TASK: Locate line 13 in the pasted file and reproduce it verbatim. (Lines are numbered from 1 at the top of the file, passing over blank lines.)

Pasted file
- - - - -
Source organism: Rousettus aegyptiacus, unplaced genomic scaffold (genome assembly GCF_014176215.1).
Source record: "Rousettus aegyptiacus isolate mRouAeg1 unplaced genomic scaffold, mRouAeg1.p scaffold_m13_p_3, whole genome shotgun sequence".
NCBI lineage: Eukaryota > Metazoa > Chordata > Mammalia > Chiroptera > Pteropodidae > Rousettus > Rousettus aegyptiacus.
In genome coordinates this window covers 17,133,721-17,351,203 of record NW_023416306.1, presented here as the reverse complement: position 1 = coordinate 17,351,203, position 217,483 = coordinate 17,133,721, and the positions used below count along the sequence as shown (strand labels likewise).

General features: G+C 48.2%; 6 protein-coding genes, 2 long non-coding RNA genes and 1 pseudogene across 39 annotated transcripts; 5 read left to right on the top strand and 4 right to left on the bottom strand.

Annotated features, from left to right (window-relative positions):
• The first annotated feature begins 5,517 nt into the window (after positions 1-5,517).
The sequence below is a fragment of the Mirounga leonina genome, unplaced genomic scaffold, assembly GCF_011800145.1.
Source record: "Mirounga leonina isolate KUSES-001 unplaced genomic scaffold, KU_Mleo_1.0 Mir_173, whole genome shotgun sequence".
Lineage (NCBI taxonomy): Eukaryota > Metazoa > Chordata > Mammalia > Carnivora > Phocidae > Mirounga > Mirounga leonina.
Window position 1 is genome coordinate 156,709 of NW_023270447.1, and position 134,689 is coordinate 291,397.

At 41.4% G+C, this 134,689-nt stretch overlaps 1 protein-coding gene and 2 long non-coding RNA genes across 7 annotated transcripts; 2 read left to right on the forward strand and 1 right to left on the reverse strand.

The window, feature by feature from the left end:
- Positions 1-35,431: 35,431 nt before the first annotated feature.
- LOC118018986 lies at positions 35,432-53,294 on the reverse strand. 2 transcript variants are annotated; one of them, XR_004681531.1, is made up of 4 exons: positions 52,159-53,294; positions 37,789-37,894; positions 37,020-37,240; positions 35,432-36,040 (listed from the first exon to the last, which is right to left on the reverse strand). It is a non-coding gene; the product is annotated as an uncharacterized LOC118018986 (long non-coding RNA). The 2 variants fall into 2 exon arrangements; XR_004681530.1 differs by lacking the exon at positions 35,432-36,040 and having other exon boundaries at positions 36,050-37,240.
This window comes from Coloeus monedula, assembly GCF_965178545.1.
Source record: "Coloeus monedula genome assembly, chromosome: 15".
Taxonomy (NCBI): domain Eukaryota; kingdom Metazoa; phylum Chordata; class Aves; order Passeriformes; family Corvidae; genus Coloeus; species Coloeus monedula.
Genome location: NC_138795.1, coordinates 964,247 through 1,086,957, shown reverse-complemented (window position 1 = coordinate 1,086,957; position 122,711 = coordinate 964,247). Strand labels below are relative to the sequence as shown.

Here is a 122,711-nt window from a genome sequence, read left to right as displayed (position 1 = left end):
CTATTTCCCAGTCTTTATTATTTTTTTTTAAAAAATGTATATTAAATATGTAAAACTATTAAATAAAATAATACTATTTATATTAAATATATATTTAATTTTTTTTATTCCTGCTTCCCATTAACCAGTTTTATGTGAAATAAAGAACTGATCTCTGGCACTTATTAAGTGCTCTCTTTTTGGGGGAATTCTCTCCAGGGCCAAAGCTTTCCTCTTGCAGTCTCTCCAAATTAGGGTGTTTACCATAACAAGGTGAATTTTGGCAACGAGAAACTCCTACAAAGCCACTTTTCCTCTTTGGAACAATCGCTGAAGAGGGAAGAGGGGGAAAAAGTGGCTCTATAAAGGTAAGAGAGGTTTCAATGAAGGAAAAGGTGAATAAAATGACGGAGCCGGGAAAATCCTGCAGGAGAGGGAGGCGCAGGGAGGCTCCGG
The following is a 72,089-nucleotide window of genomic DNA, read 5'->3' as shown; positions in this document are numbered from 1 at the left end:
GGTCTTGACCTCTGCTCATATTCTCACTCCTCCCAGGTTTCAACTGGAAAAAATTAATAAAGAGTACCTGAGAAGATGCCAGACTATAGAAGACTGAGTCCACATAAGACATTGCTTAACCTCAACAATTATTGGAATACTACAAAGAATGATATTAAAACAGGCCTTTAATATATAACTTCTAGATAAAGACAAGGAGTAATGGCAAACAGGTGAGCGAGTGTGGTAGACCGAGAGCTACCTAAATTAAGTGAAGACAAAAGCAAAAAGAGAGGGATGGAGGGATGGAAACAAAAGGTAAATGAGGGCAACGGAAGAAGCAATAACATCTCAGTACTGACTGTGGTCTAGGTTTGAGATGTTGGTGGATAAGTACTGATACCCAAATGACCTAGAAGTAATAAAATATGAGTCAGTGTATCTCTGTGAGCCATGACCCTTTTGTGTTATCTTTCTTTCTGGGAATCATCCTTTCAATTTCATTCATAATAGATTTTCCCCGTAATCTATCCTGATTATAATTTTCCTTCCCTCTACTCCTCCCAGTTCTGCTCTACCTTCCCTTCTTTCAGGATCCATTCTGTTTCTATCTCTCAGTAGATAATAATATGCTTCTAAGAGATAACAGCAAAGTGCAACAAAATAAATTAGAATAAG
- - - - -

The window, feature by feature from the left end: